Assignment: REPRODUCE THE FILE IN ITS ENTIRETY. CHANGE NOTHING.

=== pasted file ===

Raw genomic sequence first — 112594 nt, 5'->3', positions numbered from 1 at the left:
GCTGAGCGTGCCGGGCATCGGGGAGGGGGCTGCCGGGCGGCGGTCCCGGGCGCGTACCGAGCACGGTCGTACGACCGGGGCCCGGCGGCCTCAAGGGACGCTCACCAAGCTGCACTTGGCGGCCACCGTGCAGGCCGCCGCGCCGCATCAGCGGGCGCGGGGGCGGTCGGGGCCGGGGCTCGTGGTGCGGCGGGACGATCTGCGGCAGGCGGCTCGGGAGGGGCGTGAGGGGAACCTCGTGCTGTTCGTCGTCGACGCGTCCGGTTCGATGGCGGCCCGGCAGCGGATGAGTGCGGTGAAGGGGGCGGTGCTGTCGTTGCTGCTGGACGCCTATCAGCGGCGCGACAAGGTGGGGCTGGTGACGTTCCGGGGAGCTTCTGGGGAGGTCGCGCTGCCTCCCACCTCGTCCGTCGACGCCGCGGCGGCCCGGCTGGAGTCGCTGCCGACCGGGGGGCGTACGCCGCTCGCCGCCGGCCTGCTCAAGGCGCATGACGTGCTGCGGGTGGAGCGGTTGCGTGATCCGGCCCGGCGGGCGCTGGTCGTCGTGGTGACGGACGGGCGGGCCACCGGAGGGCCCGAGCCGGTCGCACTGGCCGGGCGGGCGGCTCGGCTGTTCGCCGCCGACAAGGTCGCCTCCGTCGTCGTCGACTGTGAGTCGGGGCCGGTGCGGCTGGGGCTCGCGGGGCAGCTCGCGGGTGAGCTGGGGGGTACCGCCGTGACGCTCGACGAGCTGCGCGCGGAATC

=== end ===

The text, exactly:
Raw genomic sequence first — 112594 nt, 5'->3', positions numbered from 1 at the left:
GCTGAGCGTGCCGGGCATCGGGGAGGGGGCTGCCGGGCGGCGGTCCCGGGCGCGTACCGAGCACGGTCGTACGACCGGGGCCCGGCGGCCTCAAGGGACGCTCACCAAGCTGCACTTGGCGGCCACCGTGCAGGCCGCCGCGCCGCATCAGCGGGCGCGGGGGCGGTCGGGGCCGGGGCTCGTGGTGCGGCGGGACGATCTGCGGCAGGCGGCTCGGGAGGGGCGTGAGGGGAACCTCGTGCTGTTCGTCGTCGACGCGTCCGGTTCGATGGCGGCCCGGCAGCGGATGAGTGCGGTGAAGGGGGCGGTGCTGTCGTTGCTGCTGGACGCCTATCAGCGGCGCGACAAGGTGGGGCTGGTGACGTTCCGGGGAGCTTCTGGGGAGGTCGCGCTGCCTCCCACCTCGTCCGTCGACGCCGCGGCGGCCCGGCTGGAGTCGCTGCCGACCGGGGGGCGTACGCCGCTCGCCGCCGGCCTGCTCAAGGCGCATGACGTGCTGCGGGTGGAGCGGTTGCGTGATCCGGCCCGGCGGGCGCTGGTCGTCGTGGTGACGGACGGGCGGGCCACCGGAGGGCCCGAGCCGGTCGCACTGGCCGGGCGGGCGGCTCGGCTGTTCGCCGCCGACAAGGTCGCCTCCGTCGTCGTCGACTGTGAGTCGGGGCCGGTGCGGCTGGGGCTCGCGGGGCAGCTCGCGGGTGAGCTGGGGGGTACCGCCGTGACGCTCGACGAGCTGCGCGCGGAATC